Active: In over 150 countries.

P/E: 9.1

Here you can find the previous Analysis of Talanx 2018

The P/E of Talanx is looking good with 9.1 and the P/B is also good with 0.8 which gives us a go from Graham. The earnings to sales are very low with only 2% and the ROE could be better since it is only at 9.1%. The book to debt ratio is ok with 0.7.

In the last five year they have had a yearly "revenue" growth rate of 4.4% which corresponds to a motivated P/E of 13 to 16 which means that Talanx is today undervalued by the market.

They pay an acceptable dividend of 4.5% which correspond to 41% of their earnings which is fully acceptable.

Future: Insurances will exist for a long time in the future. Based on how aggressive the companies are in their sales approach and creativity in what they insure they do however have a chance to bubble and burst. Talanx is owned to 79% of a German industrial non-profit affiliation. I never did manage to get a response on what they did with the dividends they received but my conclusion was that being a non-profit organisation they will hopefully make sure we do not see any bubbles and bursts.

Conclusion: Graham gives an ok and I am happy with the shares that I currently hold but I will not increase my holding any further.

Wednesday 6 May 2020

Analysis of RWE 2020

Logo of RWE 2018

Company: RWE 

ISIN DE0007037129 | WKN 703712 

Business: A German electricity and gas company. RWE currently have four pillars to stand on: Renewable (planning to invest ~1.5 bn € per year), Generation (gas, coal, hydro which I would have expected to be in renewables), Power (lignite ~ coal, nuclear) and finally Supply & Trading (of all products)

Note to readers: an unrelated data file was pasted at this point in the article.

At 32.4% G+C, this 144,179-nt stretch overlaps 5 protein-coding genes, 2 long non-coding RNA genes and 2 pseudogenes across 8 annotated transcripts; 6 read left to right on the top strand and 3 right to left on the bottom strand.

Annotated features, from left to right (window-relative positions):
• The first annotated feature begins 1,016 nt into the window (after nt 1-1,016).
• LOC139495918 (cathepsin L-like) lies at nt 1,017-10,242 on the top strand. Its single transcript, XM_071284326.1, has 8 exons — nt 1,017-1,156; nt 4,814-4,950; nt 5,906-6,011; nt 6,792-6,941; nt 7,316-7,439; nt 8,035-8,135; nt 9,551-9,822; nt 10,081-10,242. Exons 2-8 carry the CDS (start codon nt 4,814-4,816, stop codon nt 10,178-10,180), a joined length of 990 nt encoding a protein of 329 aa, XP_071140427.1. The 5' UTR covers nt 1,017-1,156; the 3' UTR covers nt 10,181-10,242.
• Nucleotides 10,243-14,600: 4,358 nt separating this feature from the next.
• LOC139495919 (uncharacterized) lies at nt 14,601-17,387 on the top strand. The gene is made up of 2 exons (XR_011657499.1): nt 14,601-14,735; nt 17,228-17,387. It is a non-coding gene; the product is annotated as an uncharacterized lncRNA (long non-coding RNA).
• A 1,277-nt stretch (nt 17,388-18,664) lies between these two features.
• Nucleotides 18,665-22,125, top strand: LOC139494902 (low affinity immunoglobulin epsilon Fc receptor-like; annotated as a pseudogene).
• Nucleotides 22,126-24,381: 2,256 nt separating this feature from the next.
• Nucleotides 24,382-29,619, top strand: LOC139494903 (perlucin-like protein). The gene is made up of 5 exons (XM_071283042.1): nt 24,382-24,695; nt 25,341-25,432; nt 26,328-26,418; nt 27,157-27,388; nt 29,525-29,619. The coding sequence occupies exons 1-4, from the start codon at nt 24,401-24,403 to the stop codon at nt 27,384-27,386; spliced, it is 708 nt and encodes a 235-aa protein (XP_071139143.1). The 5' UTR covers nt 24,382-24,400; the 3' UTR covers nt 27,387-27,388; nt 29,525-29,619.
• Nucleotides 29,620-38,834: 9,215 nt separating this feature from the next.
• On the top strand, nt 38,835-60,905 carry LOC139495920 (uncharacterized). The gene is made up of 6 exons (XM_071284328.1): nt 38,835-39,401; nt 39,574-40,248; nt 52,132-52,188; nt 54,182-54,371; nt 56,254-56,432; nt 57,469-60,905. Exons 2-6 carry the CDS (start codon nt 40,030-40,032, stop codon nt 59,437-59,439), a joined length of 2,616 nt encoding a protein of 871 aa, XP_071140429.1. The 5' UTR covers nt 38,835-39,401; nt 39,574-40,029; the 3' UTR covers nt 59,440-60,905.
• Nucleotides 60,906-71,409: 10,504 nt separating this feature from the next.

Active: Europe mainly.

P/E: 1.9

Here you can find the previous Analysis of RWE 2018

The P/E is looking good with 1.9 as does the P/B with 1.0 which means that Graham gives the green light on this one. The earnings to sales are too impressive with 64% as is the ROE with 50% but I would claim that comes from the high debt leveraging and significant earnings from discontinued activities. The book to debt ratio is looking a bit better but still bad with 0.36.

In the last two years (only look back to E.On. deal) they have seen a yearly decrease in revenue growth in the size of -0.9% which bad and this then gives us a motivated P/E of around 6 which means they are undervalued by the market today.

They invest a miniscule amount of money into R&D in the size of 0.3% which I find to be very low so pretty much everything is outsourced and they will buy off the shelf products.

They paid out a dividend of 3% which is ok and this only corresponded to less than 6% of their earnings so that is good however, 9816 million € in earnings came from discontinued businesses. Without that they would have made a loss.

Future: Nuclear, coal, gas, oil and a bit of renewables. Just like E.On they will be struggling with the oil giants on the renewable market and therefore I am uncertain about their future. Personally I am not against nuclear but many people are which must be respected and there has been strong protests in Germany against nuclear power and the transport of nuclear waste. I did not intend to be in RWE for the long run and if I would have been more observant then I would probably have stepped away from RWE when the share price was above 30 back in 2019.

Conclusion: Graham gives a go based on the simplistic PE/PB valuation but I am uncertain of RWEs future and excluding the discontinued then 2019 was not a great year. I will remain an observant shareholder - ready to sell.